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|کد مقاله||سال انتشار||تعداد صفحات مقاله انگلیسی||ترجمه فارسی|
|12696||2013||17 صفحه PDF||سفارش دهید|
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Publisher : Elsevier - Science Direct (الزویر - ساینس دایرکت)
Journal : China Economic Review, , Volume 25, June 2013, Pages 1-16
We estimate a theory-based modified gravity model to analyze the effects of foreign direct investment (FDI) to China on FDI to other countries over the period 1990–2004. Our results suggest that on average, ceteris paribus, FDI flows to China have been complementary to FDI flows to other countries. However, these complementarities exhibit a decreasing trend over time and vary between and within country groups. Furthermore, our results suggest that while the FDI to China has encouraged both horizontal and vertical FDI to other countries, these FDI complementarities have been strongest in the case of vertical FDI.
In this paper we examine whether and to what extent the surge of the foreign direct investment (FDI) in China in recent years has come about at the expense of FDI inflows into other recipient countries. China has recently become a leading destination for FDI. In a recent survey on FDI prospects, transnational companies rank China as one of the most attractive global business locations (UNCTAD, 2007). In 2003, China overtook the US as the prime destination for FDI (Prasad & Wei, 2005). Currently, China is the largest recipient of FDI in the developing world (UNCTAD, 2011). The share of China in the world FDI inward stock increased from 1% in 1990 to 3% in 2010. The success of China in attracting FDI has raised concerns that it may have been at the expense of other countries and regions. For example, over the same period, the share of developed economies in FDI inward stock has declined from 75.1% to 65.3%. The European Union countries — which account for the largest share of FDI inward stocks to developed countries - experienced a slight decline of their share in the world FDI inward stock from 36.6% in 1990 to 36.0% in 2010.2 This surge of FDI in China has followed the opening up of its economy to the world economy, and the selective easing of capital controls, while the main motivation driving these inflows of foreign investments is the availability of a large pool of low-cost labor force (Prasad & Wei, 2005). However, in recent years there has been a shift of inward FDI in China towards high-tech industries and services (UNCTAD, 2011). Much of it focuses on the domestic market (Branstetter & Lardy, 2006). This paper aims to provide empirical evidence to answer these concerns, focusing on the impact of FDI in China on FDI in other countries, with a special focus on the EU countries, and, in particular, of new EU countries in Central and Eastern Europe (CEE), given the role played by FDI in their efforts to modernize their economies and the similarities between CEE countries and China (Fung, Korhonen, Li, & Ng, 2008). The research questions addressed in this paper are the following: Is there a China effect on FDI inflows into other countries and particularly into EU countries? Is this effect positive or negative? Has it changed over time? Does it differ for horizontal and vertical FDI, and finally, does this effect differ across host countries? Previous analyses have focused on the effects of FDI in China on developing countries, in particular the Asian countries and the Latin America and Caribbean (LAC) ones (Cravino et al., 2007, Eichengreen and Tong, 2006a, Eichengreen and Tong, 2006b and García-Herrero and Santabárbara, 2007). To the best of our knowledge, this is the first in-depth analysis of the effects of FDI in China on the FDI inflows into EU countries. Our results suggest that on average, ceteris paribus, FDI inflows into China have been complementary to FDI inflows into other countries. This complementary effect is less intense in the EU than in the other recipient countries; it exhibits a decreasing trend over time and varies across countries. Furthermore, our findings suggest that complementary relationships with China are more likely to occur in countries that attract high levels of vertical FDI in comparison with countries where horizontal FDI dominate. The remainder of this paper is organized as follows. Section 2 discusses the theoretical and empirical background for our analysis. Section 3 explains our empirical strategy and the model specifications. In Section 4 we describe the data set that we use. The results of our empirical analysis are presented and discussed in Section 5. Finally, we summarize our findings and conclude in Section 6.
نتیجه گیری انگلیسی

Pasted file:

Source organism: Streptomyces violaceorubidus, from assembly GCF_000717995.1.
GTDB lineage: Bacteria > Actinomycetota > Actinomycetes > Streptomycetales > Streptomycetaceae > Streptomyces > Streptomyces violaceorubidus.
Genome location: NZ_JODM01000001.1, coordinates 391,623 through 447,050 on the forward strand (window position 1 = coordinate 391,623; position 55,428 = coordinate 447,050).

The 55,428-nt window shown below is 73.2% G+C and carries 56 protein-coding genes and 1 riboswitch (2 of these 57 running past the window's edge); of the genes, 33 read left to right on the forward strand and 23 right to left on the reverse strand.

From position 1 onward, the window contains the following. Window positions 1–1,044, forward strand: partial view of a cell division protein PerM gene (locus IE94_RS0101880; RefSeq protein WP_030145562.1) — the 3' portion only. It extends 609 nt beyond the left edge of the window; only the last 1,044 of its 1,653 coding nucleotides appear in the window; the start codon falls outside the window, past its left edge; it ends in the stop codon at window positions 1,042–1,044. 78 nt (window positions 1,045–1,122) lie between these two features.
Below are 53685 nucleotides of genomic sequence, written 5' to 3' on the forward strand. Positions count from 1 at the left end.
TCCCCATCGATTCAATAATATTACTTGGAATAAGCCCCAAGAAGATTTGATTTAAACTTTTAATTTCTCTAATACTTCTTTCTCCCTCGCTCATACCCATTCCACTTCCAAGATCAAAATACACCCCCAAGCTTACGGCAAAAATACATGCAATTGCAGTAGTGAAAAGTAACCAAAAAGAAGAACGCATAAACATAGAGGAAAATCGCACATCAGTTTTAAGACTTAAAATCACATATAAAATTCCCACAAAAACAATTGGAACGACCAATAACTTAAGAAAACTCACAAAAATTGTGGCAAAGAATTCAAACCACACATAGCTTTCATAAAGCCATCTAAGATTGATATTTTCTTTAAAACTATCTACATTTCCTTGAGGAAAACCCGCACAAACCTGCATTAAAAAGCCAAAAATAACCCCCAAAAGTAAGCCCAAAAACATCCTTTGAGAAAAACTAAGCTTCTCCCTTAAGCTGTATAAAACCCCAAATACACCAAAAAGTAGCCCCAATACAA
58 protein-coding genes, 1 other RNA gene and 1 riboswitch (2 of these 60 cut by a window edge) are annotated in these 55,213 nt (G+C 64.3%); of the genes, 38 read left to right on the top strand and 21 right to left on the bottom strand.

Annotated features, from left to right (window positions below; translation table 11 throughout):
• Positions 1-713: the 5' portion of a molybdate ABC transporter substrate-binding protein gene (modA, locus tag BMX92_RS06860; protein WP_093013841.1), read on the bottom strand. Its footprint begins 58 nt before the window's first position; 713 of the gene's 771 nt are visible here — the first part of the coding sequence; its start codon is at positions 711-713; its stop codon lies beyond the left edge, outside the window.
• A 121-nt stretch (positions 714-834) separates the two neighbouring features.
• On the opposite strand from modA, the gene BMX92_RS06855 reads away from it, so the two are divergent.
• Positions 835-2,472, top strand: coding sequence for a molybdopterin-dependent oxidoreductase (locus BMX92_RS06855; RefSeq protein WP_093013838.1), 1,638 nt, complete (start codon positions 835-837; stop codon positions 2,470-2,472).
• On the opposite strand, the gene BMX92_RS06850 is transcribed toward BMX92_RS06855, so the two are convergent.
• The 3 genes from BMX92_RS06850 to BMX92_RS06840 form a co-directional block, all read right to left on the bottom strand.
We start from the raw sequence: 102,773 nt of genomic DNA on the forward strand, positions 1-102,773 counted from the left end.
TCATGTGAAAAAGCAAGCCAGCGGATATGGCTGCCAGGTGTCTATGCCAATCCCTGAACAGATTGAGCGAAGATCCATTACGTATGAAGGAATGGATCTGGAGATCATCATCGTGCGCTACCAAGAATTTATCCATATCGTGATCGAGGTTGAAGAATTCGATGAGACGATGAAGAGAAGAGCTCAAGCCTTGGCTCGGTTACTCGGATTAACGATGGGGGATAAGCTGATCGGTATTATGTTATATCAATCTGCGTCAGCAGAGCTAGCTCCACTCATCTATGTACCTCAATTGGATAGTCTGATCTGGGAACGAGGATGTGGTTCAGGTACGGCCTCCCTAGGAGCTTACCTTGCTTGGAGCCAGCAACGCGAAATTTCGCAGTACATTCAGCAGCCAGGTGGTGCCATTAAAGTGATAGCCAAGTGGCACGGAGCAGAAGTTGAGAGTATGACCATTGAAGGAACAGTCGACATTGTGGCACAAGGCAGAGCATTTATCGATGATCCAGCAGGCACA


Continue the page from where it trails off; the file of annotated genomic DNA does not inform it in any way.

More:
In this paper we have analyzed the effects of FDI to China originating from OECD countries on FDI to European Union and other countries. In particular, we have estimated a modified gravity model using a panel of cross-country annual data over the period 1990–2004. We first examined determinants of bilateral FDI flows and the impact of FDI to China on FDI to other countries. We then investigated whether and to what extent FDI flows to China have occurred at the expense of FDI to the EU. In particular, we distinguished between the EU countries prior to the enlargements of 2004 and 2007 (EU15) and the new EU member states from Central and Eastern Europe. Third, we have examined the variation over time of the effect of FDI to China on FDI to other countries. Fourth, we estimated the average China effects on horizontal and vertical FDI to other host countries as well as country groups-specific and country-specific effects. Our results suggest that, over the analyzed period, bilateral FDI flows originating from OECD countries took place mainly among countries with similar factor endowments and large markets, and responded positively to high levels of institutional quality in the host countries. These results are in line with the theory of multinational enterprises and consistent with previous empirical studies. Moreover, they suggest that most of the bilateral FDI recorded in our sample responded to market rather than efficiency motivations. We have provided empirical evidence showing that, ceteris paribus, FDI inflows into China rose FDI flows to other countries. However, this complementary relationship was not constant across country groups, being less strong in Europe than outside Europe. Within Europe, the most negatively affected countries were the new EU member states in Central and Eastern Europe. This result indicates that the advantage of these latter countries related to their proximity to FDI source countries was not sufficient to neutralize the attractiveness of China as a FDI destination. Our results also indicate that the China effect has decreased over time, thus suggesting the weakening of links with global production networks. The surge of FDI to China has encouraged both horizontal and vertical FDI to the other countries in our sample. In the case of EU15, the FDI complementarity has been lower in the case of horizontal FDI and higher in the case of vertical FDI in comparison with non-EU host countries. We have also examined the China effect on a country basis, and found that, while on average the FDI creation effect prevailed, there were a number of cases in which FDI to China diverted FDI from other host countries. This fact mainly concerns pairs of similar countries within EU15, CEE and between some Latin American countries and some CEE countries. Most interestingly, we have found that FDI inflows to China did not crowd out FDI inflows to a small group of host countries. This group includes four mature and relatively high-income economies – USA, Sweden, Italy and Spain – four emerging relatively low-income countries, i.e. Bulgaria, Romania, Russia and India, and two small medium-level countries, such as Malta and Cyprus. The main conclusion of our analysis is that, on average, FDI to China had no diversion effects, but significant variation between and within country groups existed. Therefore, the issue of competition for investment needs to be further explored in-depth in order to clearly identify factors driving complementary and diversionary effects. To this purpose, more disaggregated bilateral FDI data at sectoral and firm level would help to disentangle specific effects and to estimate more precisely the China effect on FDI to other countries. In so doing, other important points should be kept in mind. First of all, the China effect depends on China's absolute attractiveness for FDI and on the types of FDI it will attract in the future. If China will maintain its present growth rates, it will become more similar to source countries, thus attracting more market-seeking FDI and less efficiency-seeking FDI. Therefore, there will be less room to develop complementarities between FDI flows to China and FDI to other countries. However, China is becoming an attractive location for more value added FDI in both manufacturing and services sectors. These structural transformations should increase the opportunities to develop complementary relationships with FDI in other locations. Last but not least, even though the China effect will persist over time, countries gaining from it may change, since the surge of diversionary effects depends on the relative position of source and recipient countries in the global chain not only in absolute terms, but also relatively to China. Since this position usually evolves over time according to changes in the comparative advantages of the countries involved in global production processes, the China effect on FDI to other countries may change its direction. Finally, this research could be extended in three directions. While this paper focused on aggregate bilateral FDI flows, further research could consider FDI in specific sectors, in particular FDI in R&D and high technology intensive industries, where China is gaining significant comparative advantages (Lall and Albaladejo, 2004 and United Nations Conference on Trade and Development (UNCTAD), 2011). Further, up to date little is known about the relationship between FDI to and exports from China, especially as far as European countries are concerned. Finally, subject to availability of micro data, further research could analyze how the location of multinational enterprises in China affects the location of multinational enterprises in other countries. The exploration of these issues would allow a better understanding of the role China plays in the global economy, in absolute terms and vis-à-vis the European and other developed economies.